July 24, 2014

How to recover deleted rows from an InnoDB Tablespace

In my previous post I explained how it could be possible to recover, on some specific cases, a single table from a full backup in order to save time and make the recovery process more straightforward. Now the scenario is worse because we don’t have a backup or the backup restore process doesn’t work. How […]

Aligning IO on a hard disk RAID – the Benchmarks

In the first part of this article I have showed how I align IO, now I want to share results of the benchmark that I have been running to see how much benefit can we get from a proper IO alignment on a 4-disk RAID1+0 with 64k stripe element. I haven’t been running any benchmarks […]

MySQL caching methods and tips

“The least expensive query is the query you never run.” Data access is expensive for your application. It often requires CPU, network and disk access, all of which can take a lot of time. Using less computing resources, particularly in the cloud, results in decreased overall operational costs, so caches provide real value by avoiding […]

Modeling MySQL Capacity by Measuring Resource Consumptions

There are many angles you can look at the system to predict in performance, the model baron has published for example is good for measuring scalability of the system as concurrency growths. In many cases however we’re facing a need to answer a question how much load a given system can handle when load is […]

High Rate insertion with MySQL and Innodb

I again work with the system which needs high insertion rate for data which generally fits in memory. Last time I worked with similar system it used MyISAM and the system was built using multiple tables. Using multiple key caches was the good solution at that time and we could get over 200K of inserts/sec. […]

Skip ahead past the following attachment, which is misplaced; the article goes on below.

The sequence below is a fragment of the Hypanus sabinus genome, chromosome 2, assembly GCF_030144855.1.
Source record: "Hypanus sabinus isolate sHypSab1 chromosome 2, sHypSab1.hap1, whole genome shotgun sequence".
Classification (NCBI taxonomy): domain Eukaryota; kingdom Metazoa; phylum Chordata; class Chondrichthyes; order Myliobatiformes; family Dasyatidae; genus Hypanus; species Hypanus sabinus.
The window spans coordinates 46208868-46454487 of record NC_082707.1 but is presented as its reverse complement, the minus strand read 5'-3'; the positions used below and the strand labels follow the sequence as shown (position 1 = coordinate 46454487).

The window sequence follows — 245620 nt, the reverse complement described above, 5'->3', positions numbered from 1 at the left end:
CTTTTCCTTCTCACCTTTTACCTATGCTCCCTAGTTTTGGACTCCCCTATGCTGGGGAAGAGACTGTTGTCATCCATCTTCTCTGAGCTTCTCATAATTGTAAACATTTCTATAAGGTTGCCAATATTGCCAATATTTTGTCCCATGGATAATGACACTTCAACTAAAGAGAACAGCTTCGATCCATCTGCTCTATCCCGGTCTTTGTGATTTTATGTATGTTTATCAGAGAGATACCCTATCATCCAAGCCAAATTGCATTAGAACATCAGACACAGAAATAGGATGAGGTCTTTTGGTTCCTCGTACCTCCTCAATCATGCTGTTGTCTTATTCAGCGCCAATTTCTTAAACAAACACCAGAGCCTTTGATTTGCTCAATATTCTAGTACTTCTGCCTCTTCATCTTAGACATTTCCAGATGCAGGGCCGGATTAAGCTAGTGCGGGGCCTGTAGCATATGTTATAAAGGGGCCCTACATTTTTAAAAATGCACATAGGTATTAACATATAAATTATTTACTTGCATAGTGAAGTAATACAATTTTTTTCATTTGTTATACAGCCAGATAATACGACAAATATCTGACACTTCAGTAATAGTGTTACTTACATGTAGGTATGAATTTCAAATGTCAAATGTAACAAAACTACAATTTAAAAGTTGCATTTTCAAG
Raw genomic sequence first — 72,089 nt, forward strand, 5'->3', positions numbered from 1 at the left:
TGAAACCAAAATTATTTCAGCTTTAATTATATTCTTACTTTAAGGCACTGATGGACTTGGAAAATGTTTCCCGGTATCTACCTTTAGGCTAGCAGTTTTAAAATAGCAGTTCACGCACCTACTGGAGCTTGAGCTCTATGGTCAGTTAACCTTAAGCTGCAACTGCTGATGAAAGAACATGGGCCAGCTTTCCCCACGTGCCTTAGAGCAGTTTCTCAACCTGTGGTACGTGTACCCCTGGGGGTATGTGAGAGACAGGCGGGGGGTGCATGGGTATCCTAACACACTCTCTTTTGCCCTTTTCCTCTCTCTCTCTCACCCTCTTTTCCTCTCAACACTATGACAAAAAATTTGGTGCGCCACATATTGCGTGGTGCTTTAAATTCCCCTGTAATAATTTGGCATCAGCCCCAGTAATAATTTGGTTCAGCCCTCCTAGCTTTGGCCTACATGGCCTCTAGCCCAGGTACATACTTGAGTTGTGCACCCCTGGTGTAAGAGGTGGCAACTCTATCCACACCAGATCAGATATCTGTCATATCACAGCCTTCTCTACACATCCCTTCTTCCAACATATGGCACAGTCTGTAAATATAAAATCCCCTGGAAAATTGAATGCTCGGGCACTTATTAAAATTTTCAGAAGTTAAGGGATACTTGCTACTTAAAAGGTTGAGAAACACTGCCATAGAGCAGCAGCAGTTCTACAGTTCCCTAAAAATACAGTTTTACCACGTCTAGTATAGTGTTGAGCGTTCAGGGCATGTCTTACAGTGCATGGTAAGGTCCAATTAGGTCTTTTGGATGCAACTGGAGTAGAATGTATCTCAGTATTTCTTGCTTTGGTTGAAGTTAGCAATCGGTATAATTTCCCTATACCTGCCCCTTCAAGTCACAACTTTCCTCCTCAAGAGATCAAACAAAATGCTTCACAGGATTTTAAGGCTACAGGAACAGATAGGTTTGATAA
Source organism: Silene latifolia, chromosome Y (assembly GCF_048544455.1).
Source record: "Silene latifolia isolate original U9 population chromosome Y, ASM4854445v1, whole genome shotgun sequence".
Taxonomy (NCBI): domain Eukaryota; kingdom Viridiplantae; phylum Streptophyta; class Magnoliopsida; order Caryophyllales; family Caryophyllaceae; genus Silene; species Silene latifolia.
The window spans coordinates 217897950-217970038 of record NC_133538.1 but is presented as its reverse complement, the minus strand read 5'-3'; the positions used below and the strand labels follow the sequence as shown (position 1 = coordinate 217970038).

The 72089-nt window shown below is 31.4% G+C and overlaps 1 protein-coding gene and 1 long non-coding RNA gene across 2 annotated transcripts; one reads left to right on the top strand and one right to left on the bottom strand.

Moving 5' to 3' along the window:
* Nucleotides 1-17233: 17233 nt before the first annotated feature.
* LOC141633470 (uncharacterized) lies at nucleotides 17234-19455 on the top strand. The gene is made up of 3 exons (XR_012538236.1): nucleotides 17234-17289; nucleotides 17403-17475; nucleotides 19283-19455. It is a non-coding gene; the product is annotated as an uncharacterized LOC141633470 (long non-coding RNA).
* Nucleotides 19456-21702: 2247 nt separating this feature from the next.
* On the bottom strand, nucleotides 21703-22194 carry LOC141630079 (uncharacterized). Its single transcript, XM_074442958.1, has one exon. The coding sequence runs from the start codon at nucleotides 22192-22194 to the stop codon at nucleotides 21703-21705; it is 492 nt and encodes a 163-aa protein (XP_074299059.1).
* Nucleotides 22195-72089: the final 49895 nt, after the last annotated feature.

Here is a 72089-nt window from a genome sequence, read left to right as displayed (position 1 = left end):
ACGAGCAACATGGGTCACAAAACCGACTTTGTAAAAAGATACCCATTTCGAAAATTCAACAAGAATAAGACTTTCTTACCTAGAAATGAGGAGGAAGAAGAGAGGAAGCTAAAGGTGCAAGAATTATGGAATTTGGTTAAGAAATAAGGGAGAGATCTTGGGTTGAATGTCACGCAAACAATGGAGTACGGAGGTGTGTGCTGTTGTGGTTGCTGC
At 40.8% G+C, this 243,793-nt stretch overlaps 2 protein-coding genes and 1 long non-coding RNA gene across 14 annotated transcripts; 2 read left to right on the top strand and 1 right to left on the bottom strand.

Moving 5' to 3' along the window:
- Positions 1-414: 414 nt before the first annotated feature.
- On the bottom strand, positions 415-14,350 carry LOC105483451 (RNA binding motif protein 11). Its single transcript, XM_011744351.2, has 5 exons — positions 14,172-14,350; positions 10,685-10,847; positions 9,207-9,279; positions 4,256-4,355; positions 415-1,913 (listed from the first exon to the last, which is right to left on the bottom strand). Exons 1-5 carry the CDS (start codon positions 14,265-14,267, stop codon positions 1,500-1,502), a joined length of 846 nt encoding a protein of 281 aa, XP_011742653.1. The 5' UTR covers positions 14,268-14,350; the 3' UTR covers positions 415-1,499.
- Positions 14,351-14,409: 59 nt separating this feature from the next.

Spreading .ibd files across multiple disks; the optimization that isn’t

Inspired by Baron’s earlier post, here is one I hear quite frequently – “If you enable innodb_file_per_table, each table is it’s own .ibd file.  You can then relocate the heavy hit tables to a different location and create symlinks to the original location.” There are a few things wrong with this advice:

MySQL 5.5.8 and Percona Server: being adaptive

As we can see, MySQL 5.5.8 comes with great improvements and scalability fixes. Adding up all the new features, you have a great release. However, there is one area I want to touch on in this post. At Percona, we consider it important not only to have the best peak performance, but also stable and predictable performance. I refer you […]

Replication of MEMORY (HEAP) Tables

Some Applications need to store some transient data which is frequently regenerated and MEMORY table look like a very good match for this sort of tasks. Unfortunately this will bite when you will be looking to add Replication to your environment as MEMORY tables do not play well with replication.

How well do your tables fit in buffer pool

In XtraDB we have the table INNODB_BUFFER_POOL_PAGES_INDEX which shows which pages belong to which indexes in which tables. Using thing information and standard TABLES table we can see how well different tables fit in buffer pool.

You can also see in one of the cases the value shown is a bit over 100% – […]

Why you should ignore MySQL’s key cache hit ratio

I have not caused a fist fight in a while, so it’s time to take off the gloves. I claim that somewhere around of 99% of advice about tuning MySQL’s key cache hit ratio is wrong, even when you hear it from experts. There are two major problems with the key buffer hit ratio, and […]